Trademark Law

Protect Your Brand Identity


Trademark Counseling

Before starting a new business or brand it is advisable to determine whether the proposed brand or business name is available for use or whether it will infringe the rights of other parties – thus avoiding delays or costly mistakes.​

We offer comprehensive trademark services, such as trademark searching, registration and prosecution, responding to office actions, filing statement of use, renewals and declarations of incontestability, plus more. ​

Trademark Litigation

We can protect your brand integrity by filing lawsuit against confusingly similar marks. This can result in the recovery of damages for any harm that was caused by the infringing party and serve as a deterrent to future infringement,


We offer flat fee pricing for variety of services registrations, office actions, maintenance, and more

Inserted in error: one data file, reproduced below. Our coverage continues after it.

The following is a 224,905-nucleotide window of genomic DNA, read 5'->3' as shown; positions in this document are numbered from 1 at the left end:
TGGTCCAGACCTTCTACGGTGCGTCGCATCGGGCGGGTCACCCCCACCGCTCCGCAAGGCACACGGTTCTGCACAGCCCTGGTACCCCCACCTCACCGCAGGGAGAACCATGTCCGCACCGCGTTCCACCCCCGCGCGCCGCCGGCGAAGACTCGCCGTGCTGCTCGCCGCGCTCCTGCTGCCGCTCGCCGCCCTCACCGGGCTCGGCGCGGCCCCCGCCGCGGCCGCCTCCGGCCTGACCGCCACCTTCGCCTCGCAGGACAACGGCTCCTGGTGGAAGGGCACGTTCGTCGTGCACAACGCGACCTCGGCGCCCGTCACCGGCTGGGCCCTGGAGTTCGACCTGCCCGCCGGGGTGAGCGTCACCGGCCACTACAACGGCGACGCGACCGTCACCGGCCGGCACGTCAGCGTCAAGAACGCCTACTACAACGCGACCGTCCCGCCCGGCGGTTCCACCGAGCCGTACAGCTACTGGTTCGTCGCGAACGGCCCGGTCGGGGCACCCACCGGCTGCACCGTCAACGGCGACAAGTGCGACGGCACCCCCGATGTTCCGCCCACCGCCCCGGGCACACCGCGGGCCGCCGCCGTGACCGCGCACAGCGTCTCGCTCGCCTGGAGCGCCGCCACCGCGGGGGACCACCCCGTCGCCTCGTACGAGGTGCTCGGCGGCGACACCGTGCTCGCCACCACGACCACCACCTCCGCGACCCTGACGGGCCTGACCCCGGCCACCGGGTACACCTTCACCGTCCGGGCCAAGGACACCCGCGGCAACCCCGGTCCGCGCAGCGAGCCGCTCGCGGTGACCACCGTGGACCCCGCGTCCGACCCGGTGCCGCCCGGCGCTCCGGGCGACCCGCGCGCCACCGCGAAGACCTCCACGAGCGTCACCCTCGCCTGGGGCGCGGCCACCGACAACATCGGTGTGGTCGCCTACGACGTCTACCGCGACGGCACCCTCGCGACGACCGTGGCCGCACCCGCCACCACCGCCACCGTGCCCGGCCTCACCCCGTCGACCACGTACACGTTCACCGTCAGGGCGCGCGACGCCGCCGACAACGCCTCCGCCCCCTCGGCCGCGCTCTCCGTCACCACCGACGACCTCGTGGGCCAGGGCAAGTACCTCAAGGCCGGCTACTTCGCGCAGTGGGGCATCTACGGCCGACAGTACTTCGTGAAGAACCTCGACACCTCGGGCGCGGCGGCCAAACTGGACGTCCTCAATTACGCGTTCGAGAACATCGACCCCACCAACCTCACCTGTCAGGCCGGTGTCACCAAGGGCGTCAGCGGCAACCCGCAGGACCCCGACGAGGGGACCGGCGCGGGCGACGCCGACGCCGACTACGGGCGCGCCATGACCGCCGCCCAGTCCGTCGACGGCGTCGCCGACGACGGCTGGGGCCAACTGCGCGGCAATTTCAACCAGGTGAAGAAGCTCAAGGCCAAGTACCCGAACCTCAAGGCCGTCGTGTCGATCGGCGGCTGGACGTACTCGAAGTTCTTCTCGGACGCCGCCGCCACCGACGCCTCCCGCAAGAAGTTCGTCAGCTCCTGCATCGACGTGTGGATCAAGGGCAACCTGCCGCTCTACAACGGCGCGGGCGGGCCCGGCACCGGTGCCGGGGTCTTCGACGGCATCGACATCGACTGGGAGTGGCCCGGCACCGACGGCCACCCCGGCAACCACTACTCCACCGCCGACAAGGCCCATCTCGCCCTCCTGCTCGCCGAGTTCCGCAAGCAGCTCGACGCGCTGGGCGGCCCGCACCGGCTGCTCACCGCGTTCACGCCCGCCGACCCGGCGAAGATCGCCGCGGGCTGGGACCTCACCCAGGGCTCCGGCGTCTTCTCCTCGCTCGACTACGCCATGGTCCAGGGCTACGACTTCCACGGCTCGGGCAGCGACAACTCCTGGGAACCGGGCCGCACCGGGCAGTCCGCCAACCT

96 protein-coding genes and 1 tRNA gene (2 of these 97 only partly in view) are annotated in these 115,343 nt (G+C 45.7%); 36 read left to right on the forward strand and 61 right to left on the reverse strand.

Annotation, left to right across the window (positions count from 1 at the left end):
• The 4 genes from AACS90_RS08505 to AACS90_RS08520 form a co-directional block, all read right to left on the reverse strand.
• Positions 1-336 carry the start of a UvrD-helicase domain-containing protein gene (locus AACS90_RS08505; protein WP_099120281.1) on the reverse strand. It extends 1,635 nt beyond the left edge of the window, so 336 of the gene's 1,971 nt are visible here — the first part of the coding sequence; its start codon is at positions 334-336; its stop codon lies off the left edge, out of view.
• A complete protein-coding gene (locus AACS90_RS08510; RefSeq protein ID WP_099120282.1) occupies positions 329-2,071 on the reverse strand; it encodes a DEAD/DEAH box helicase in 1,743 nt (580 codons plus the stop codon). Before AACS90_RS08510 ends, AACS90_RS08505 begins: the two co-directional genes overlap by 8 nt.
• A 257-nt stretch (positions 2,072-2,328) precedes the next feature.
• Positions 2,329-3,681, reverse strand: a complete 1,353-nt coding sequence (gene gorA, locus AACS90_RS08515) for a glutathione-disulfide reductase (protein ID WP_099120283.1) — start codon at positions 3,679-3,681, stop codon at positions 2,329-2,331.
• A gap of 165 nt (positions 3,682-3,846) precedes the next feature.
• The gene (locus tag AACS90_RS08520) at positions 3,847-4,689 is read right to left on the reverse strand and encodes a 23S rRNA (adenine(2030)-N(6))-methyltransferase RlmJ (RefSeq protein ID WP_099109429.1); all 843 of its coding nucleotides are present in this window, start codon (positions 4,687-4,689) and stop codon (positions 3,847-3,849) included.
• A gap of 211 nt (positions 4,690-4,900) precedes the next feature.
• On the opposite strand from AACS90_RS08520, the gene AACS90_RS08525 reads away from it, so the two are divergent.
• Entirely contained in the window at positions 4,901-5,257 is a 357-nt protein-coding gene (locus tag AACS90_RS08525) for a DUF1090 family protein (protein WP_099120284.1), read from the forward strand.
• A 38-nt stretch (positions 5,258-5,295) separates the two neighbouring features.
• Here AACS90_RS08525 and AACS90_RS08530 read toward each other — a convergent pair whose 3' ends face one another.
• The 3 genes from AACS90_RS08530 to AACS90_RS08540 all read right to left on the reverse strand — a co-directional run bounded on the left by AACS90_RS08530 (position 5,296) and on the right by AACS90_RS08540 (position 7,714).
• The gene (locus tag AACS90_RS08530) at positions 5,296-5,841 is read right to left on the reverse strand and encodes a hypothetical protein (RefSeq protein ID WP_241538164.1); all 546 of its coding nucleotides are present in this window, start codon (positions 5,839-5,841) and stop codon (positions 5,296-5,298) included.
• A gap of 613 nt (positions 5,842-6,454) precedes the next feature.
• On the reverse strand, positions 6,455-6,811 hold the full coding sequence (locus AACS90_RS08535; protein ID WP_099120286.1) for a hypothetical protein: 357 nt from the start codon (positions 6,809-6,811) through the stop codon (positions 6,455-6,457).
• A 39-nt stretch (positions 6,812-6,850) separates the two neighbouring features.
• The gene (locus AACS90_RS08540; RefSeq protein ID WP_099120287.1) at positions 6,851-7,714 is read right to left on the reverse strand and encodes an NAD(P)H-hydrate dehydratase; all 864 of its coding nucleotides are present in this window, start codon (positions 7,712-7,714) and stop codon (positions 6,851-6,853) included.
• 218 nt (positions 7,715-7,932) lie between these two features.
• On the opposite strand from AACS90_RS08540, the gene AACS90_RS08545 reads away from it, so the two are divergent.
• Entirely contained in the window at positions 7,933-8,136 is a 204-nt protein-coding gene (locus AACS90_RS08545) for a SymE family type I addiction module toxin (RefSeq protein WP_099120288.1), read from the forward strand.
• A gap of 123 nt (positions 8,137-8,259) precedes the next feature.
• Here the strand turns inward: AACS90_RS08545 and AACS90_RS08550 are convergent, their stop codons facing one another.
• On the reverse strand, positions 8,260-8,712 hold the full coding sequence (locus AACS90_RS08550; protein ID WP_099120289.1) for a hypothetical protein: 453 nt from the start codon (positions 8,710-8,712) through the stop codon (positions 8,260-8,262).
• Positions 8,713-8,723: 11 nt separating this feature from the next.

All filing  done by a real licensed attorney, not paralegals or assistants.


We’ll handle all of the paperwork remotely, so you can focus on running your business.


We are always available to discuss the status of your trademark.

What is a trademark?

A trademark is a word, name, or symbol, or any combination of these, that is used to identify a particular product or service offered by a business. Trademarks is also known as a business’s “brand name”. In order to qualify as a trademark, a name must be used to identify and distinguish a product or service from its competitors. Meaning, it can’t be similar to an existing mark nor can it be descriptive of the goods or service being offered. For example, NIKE and BMW are strong trademarks that are associated with high-quality shoes and cars, respectively.

What is trademark registration?

Trademark registration is the legal process of filing an application with the USPTO to register or secure registration for a brand name, logo, slogan, or other mark used to identify and distinguish your goods and services from those of other businesses.

What can function as a trademark?